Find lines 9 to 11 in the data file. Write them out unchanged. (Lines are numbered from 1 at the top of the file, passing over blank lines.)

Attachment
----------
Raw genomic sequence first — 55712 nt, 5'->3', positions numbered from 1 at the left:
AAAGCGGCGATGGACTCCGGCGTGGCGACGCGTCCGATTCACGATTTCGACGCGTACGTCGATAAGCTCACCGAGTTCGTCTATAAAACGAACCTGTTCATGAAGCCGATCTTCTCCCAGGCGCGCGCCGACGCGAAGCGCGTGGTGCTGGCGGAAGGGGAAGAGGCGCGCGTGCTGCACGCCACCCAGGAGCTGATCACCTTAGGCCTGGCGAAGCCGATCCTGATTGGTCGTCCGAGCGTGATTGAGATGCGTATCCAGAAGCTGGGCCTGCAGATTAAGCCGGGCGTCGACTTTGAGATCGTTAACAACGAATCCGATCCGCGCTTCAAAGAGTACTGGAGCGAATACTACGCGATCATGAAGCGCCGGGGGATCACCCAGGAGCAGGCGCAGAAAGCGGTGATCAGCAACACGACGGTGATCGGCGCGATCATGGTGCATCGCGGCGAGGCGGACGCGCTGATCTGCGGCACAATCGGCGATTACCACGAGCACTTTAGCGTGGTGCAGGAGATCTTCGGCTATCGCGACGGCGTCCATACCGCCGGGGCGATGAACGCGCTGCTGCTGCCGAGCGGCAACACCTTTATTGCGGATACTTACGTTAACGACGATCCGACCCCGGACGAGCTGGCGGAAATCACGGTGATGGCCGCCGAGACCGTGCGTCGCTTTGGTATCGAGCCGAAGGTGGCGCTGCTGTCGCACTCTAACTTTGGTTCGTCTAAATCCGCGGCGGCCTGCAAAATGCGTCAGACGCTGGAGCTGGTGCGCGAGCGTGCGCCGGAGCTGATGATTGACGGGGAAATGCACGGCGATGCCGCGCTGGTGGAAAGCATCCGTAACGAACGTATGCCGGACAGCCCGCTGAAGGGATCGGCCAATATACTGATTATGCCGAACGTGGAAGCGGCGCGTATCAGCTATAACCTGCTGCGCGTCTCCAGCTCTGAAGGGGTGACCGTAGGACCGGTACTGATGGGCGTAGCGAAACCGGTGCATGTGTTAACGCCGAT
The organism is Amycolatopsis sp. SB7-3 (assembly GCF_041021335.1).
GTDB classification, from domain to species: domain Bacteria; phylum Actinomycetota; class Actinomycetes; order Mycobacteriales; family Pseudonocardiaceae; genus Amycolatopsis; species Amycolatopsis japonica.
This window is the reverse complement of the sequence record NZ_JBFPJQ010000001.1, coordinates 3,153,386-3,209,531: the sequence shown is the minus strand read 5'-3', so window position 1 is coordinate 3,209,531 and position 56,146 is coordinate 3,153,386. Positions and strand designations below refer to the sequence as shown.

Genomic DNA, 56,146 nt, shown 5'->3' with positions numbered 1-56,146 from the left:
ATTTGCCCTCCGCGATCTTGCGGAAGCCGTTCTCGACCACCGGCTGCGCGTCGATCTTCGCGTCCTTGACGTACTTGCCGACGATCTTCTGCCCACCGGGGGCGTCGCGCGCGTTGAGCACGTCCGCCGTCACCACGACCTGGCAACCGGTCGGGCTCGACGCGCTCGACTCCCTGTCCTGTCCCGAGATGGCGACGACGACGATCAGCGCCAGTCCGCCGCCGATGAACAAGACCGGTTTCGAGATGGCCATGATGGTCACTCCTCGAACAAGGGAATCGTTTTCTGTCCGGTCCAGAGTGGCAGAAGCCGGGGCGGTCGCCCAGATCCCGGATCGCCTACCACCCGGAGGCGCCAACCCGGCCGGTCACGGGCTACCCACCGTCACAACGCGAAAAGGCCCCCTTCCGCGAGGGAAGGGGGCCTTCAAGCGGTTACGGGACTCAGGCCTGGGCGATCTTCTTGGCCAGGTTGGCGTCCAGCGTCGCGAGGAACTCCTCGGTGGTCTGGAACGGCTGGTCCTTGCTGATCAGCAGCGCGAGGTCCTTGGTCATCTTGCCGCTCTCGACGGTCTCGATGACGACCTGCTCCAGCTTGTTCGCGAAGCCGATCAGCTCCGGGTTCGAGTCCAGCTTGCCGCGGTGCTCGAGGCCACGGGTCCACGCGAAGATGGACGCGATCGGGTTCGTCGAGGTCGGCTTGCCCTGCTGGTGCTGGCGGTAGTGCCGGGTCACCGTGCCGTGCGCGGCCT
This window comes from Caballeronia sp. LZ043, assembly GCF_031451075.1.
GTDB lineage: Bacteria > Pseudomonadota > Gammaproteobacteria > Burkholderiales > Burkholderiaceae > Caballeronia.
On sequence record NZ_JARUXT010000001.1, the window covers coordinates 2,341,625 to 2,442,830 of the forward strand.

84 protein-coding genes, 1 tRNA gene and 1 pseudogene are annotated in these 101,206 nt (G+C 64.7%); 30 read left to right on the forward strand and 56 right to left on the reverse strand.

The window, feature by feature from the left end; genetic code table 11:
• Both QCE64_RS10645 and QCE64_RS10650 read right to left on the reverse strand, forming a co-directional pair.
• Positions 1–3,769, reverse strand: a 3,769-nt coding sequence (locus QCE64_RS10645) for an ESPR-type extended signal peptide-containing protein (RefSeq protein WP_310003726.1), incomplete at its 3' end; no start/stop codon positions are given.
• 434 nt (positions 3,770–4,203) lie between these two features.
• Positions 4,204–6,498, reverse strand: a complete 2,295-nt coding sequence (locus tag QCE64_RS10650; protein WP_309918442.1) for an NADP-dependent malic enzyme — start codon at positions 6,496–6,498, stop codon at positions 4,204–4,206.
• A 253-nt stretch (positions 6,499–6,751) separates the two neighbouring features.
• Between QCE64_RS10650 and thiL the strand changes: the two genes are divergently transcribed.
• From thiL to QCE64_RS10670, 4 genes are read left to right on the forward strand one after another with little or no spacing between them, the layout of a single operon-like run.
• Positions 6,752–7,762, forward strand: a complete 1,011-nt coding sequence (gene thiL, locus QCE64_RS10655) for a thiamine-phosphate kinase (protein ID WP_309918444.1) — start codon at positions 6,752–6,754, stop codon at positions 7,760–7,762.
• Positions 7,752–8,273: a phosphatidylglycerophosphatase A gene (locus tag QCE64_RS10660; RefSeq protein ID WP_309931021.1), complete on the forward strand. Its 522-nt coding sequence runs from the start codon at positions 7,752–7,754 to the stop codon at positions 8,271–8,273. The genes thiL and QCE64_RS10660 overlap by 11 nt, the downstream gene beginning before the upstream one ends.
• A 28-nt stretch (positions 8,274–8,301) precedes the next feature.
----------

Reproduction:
GTDB lineage: Bacteria > Pseudomonadota > Gammaproteobacteria > Burkholderiales > Burkholderiaceae > Caballeronia.
On sequence record NZ_JARUXT010000001.1, the window covers coordinates 2,341,625 to 2,442,830 of the forward strand.

84 protein-coding genes, 1 tRNA gene and 1 pseudogene are annotated in these 101,206 nt (G+C 64.7%); 30 read left to right on the forward strand and 56 right to left on the reverse strand.